What's A Family To Do...Inheritance, Equal or Not?


Inheritance reflects the time individuals have spent considering the

future impact of what they do now on future generations. At the most negative end people use their wills as a way to punish people. They cut out the ones who annoyed them and reward the ones who were pleasing.

Thanks to Darwin and Murray Bowen MD, we know there are excellent reasons for variation in the level of maturity in family members. The lower the level of maturity in an individual, the more likely they are to have an extreme reaction to the “unfair” way they have been treated by their children.

A negative focus on a child can begin as early as when the mother becomes pregnant with a child, and the father sometimes going along with the mother’s negative behavior. The father can also just be quiet and not agree or indicate to either the mother or the child that he takes their side.

This may become a long-standing pattern of confusing communication between family members. Side taking or triangles also creates a pattern wherein the child or children who do not do what the parents want are punished. The child can then become revenge oriented.

One or both parents can use inheritance as a means of inflicting punishment. By ganging up on a child as the bad one, parents can gain “cheap energy.” People automatically, without awareness, can find themselves blaming and cutting off from children as though they had nothing to do with the nature of the relationship.

When parents are more mature, they do the opposite, and stay in contact, working on managing self in the relationships without blaming anyone. Emotional maturity indicates that people are able to see the family as a system and they are choosing to work on self.

There are aware family members who are open to the importance of using the inheritance as a way to talk about their own values and hopes for the future without constraining and punishing their children.

These families make an effort be fair and make sure that each child is give an equal amount of money or property. If there are children who cannot care for his or her self, then special trusts are created.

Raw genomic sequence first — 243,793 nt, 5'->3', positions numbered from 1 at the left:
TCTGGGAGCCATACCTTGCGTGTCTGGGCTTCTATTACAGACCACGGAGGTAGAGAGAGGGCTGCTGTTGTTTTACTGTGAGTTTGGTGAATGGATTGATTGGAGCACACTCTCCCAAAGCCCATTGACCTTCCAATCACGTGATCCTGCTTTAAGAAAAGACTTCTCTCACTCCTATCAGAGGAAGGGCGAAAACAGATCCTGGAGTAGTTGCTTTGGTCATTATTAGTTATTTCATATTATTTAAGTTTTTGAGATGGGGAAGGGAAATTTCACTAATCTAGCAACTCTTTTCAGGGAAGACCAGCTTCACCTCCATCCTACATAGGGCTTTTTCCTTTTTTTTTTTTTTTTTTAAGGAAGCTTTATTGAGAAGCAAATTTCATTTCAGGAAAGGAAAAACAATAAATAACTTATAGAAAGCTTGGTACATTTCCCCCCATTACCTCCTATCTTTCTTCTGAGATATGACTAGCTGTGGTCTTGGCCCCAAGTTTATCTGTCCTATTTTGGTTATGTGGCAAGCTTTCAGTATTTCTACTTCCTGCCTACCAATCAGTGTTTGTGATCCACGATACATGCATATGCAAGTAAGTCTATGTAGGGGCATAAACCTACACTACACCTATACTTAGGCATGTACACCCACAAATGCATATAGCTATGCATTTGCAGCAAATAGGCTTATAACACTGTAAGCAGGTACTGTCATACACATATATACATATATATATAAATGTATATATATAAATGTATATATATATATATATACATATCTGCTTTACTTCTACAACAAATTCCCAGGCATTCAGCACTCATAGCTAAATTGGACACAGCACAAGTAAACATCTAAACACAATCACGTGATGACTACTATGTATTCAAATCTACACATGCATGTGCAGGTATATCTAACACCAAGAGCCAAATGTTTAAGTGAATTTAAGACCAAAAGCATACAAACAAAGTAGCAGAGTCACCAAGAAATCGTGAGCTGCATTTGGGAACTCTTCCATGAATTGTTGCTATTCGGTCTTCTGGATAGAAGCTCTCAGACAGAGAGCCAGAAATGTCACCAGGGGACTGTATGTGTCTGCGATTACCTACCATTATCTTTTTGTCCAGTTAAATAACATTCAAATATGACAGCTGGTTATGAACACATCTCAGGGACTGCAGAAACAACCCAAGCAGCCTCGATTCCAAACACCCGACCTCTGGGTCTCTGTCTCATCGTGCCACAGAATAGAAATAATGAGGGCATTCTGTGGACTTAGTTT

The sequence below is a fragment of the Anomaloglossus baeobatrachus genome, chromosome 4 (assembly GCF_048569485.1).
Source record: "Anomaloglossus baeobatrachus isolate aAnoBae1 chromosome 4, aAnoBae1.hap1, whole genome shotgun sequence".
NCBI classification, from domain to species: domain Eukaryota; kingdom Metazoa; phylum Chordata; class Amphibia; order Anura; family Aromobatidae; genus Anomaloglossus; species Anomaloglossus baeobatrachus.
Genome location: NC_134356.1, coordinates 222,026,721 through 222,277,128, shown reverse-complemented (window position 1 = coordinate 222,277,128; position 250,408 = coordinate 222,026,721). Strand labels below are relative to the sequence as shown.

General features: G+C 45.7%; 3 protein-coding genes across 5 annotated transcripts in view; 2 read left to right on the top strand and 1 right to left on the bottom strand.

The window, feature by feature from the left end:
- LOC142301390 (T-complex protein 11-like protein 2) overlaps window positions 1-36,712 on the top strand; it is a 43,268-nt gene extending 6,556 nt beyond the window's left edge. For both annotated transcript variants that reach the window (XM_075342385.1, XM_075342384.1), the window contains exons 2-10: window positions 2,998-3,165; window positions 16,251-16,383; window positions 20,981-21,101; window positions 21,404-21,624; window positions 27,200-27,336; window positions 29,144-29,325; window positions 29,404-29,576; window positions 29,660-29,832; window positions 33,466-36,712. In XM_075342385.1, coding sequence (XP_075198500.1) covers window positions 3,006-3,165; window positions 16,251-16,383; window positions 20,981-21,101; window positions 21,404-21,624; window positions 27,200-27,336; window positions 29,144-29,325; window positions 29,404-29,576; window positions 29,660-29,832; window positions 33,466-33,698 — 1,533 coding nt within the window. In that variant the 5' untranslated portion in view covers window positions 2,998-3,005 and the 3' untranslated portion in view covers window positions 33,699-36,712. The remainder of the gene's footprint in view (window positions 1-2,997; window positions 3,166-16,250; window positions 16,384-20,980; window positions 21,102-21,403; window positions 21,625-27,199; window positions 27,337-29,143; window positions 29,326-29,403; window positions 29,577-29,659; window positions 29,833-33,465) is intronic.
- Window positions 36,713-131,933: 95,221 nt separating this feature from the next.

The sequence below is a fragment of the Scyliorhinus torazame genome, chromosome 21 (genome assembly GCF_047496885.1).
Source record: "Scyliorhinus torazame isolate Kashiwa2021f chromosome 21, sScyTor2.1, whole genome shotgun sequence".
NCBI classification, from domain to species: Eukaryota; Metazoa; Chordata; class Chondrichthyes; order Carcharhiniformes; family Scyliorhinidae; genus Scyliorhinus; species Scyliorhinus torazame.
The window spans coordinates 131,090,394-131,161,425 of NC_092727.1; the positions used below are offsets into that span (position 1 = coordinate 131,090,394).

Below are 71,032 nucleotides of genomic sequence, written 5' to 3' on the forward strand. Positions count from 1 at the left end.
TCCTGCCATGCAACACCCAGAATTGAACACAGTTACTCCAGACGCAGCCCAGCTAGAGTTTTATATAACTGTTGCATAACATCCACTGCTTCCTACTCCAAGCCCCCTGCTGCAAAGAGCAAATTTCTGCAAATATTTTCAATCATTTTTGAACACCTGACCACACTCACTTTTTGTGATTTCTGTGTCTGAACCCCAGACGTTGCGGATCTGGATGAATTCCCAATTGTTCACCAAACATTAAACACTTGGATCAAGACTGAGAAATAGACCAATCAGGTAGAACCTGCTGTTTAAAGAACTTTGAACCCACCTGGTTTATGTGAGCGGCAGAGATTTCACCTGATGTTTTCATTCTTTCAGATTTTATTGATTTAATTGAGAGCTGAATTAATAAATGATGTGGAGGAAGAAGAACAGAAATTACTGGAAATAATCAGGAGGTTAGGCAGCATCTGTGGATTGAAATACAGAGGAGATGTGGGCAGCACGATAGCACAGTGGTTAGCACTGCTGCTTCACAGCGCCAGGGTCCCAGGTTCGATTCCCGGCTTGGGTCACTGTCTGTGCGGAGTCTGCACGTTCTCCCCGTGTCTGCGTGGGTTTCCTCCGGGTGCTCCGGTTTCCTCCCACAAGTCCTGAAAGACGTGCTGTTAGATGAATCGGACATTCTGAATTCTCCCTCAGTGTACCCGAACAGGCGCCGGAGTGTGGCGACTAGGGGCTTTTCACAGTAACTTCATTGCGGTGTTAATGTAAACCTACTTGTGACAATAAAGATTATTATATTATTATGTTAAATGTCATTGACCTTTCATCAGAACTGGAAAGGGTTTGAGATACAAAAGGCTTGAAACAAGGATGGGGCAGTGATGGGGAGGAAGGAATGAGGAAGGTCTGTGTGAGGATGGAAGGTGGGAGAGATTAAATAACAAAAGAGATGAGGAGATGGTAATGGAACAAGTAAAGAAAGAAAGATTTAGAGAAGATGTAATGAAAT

Families where there is significant wealth often have family meetings whereby the future impact on family members and on a family business can be considered. The question of how to divide different kinds of properties can be talked about out in the open.

In cases where only one sibling has received an inheritance, I have seen mature individuals take it up with immature parents and say, “When you die I will work out the best way so that everybody gets a share of the inheritance, as I do not want to contribute to passing on suffering and hate when you die.”

That said, there are also individuals who are fearful, with good reason, of their parents’ reactivity, as they know they could be disowned. For these individuals they can tell their siblings, “I’ll do my best to make things more equitable, but it would probably be better if each of us were to work things out as best we can with each parent before they die. “

In both examples the key is communicating a statement where one takes position related to their own values, and in so doing communicates that there is more than money that people inherit. Becoming more and more emotionally mature is the best inheritance that anyone can have.

When the matter of inheritance is handled poorly it allows unfairness to persist and can set up generations of emotional cut off between the “insiders” (those whom the parents liked) and the “outsiders” (those whom the parents did not). Less mature children often have a tendency to react and seek revenge, and it can take a long time, multiple generations, for the actions of the parents to be forgotten, if they ever are.

In thinking about inheritance and who gets what, good questions for parents and siblings to ask themselves are “what is the impact of unfairness on the family as a whole?” What happens when family members who are not in synch with others are “punished?” What is the effect on a family when it divides into “insiders” and “outsiders?" And, what will happen to those who are cut out of a will?


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